1:45pm: We work with a number of PR Agencies (Public Relations), providing graphic design support on an ad-hoc basis. One of our PR Agency clients telephones the studio with a quick query on a graphic design proposal, which we submitted to them a few weeks ago. After answering their questions and having a quick catch up, we’re back designing things.
2:00pm: Our next graphic design job is a brand new white label website design for an existing client who is partnering with a major high street brand. I sift through the brand guidelines and corporate identity manuals for their partner, then peruse the technical specification for the e-commerce website design. We’ve been tasked with designing a responsive, Bootstrap based e-commerce website design, whilst the client’s own in-house development team create and build the site itself. We work closely and collaboratively with the development team in order to create a website design that not only looks great but meets all the technical requirements and helps to increase conversion rates.
4:30pm: A client based on a business park just a short walk from our studio calls and asks if I’ve any free time tomorrow morning for an urgent meeting. I offer to walk down to their office straight away as the graphic design job they need sounds like it has to be delivered at extremely short notice. I grab my laptop and a notebook, leaving Dora in charge of the phones and Tilly in charge of receiving any deliveries. I meet with the client who is grateful for my prompt response and we discuss their urgent graphic design project over coffee.
5:30pm: I get back to the studio following the unexpected, last-minute meeting and immediately make a call to a trusted, reliable print supplier. Fortunately the person I want to speak to is still in the office working late. I fill them in on the deadline for the urgent graphic design and print job and they promise me print quotations no later than 10am tomorrow. I spend the next half hour working out the remainder of the project’s costs so I can simply add in the print prices in the morning.
6:00pm: I check my emails again and the half page advert design that we created earlier in the day has been approved with no changes necessary. I prepare the final, high resolution PDF artwork, exactly to the technical specifications provided by the national newspaper group, before emailing it to the advertising booking agent, with placement instructions from the client.
6:30pm: Time to get some more fresh air with Dora and Tilly. We enjoy the cool evening breeze on a short walk close to our home studio. Upon returning home I feed the hungry duo and prepare an evening meal for myself and my wife. The day-to-day work hours can vary wildly but today is a good example of a typically busy day in the life of graphic designer.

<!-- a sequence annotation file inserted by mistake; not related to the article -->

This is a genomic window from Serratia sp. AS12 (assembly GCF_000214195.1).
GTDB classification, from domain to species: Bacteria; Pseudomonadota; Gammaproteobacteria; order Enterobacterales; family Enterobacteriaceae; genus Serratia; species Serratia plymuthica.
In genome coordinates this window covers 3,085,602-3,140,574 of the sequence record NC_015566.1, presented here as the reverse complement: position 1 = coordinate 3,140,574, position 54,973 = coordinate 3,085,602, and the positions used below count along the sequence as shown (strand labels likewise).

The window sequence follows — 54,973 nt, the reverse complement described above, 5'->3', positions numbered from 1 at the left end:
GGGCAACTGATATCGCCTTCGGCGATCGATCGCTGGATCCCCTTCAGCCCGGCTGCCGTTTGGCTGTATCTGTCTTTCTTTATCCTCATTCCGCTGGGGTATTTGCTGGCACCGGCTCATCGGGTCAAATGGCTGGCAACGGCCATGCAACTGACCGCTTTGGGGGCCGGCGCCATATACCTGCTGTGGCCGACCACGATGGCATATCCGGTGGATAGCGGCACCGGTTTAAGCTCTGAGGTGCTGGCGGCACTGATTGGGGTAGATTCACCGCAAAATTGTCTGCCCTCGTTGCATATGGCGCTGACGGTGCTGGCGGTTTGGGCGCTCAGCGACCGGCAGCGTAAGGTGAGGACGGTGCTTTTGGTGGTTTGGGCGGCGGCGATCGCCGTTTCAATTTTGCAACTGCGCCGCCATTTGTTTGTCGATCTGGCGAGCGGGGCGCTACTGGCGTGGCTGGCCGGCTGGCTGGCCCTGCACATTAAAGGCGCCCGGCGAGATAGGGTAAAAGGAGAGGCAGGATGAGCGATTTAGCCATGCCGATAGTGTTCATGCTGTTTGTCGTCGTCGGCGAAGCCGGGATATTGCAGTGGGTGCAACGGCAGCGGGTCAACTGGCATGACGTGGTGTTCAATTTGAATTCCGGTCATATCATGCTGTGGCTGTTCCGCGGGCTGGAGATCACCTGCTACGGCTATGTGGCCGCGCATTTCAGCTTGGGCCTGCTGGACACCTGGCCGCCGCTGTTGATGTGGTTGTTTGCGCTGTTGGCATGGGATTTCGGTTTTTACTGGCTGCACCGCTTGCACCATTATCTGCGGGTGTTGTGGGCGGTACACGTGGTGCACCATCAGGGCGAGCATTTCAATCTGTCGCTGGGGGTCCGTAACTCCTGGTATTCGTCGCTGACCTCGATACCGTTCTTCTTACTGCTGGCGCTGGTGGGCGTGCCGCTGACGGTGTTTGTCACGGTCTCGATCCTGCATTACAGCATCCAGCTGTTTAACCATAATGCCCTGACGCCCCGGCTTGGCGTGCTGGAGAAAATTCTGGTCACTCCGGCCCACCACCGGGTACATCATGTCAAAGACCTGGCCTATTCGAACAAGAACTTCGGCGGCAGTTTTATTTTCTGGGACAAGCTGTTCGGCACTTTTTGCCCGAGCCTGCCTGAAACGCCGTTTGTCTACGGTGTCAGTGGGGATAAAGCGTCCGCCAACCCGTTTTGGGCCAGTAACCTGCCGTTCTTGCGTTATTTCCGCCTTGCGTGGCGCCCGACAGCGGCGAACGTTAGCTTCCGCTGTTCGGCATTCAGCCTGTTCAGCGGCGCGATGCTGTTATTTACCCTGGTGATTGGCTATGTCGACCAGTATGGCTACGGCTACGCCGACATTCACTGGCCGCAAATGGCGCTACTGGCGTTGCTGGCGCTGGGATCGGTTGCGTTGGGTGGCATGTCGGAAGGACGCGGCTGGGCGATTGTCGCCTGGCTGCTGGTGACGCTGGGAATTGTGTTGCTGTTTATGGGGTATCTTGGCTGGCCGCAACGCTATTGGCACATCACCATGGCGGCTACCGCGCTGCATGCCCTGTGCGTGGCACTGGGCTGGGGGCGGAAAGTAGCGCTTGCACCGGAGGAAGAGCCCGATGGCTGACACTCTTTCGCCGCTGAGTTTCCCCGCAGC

7:30pm: After dinner, we all sit down to watch some TV and relax. There’s not much on the goggle box that interests me, so I break out my MacBook and do some initial research for a couple of blog posts that I’ll be writing tomorrow, on behalf of a client. Whilst this isn’t strictly a graphic design job, I’m always happy to help clients in any way I can and working on a variety of different types of jobs helps keep my graphic design skills fresh. Once I’ve got my research completed, we look for something to watch on Netflix, to wind down before bed.
10:00pm: After a busy day, it’s time for bed. My alarm is set for 6:30am tomorrow morning so a good night’s sleep is essential to recharge, ahead of another busy day in the life of a graphic designer.
"I would highly recommend Quentin James Design if you are looking for a partner for your business."
"His right-first-time approach saves valuable time on every project and he backs his design work with excellent advice."
"Having had the initial discussion Q came back with various options and from there on in through regular discussions he produced a website design that I'm proud of."
"A pleasure to work with and we will be using Quentin James Design again."
"The finished article was excellent and perfectly balanced for the audience involved."
"He interpreted my rather vague brief with speed, quality and an intuitive sense about what I needed."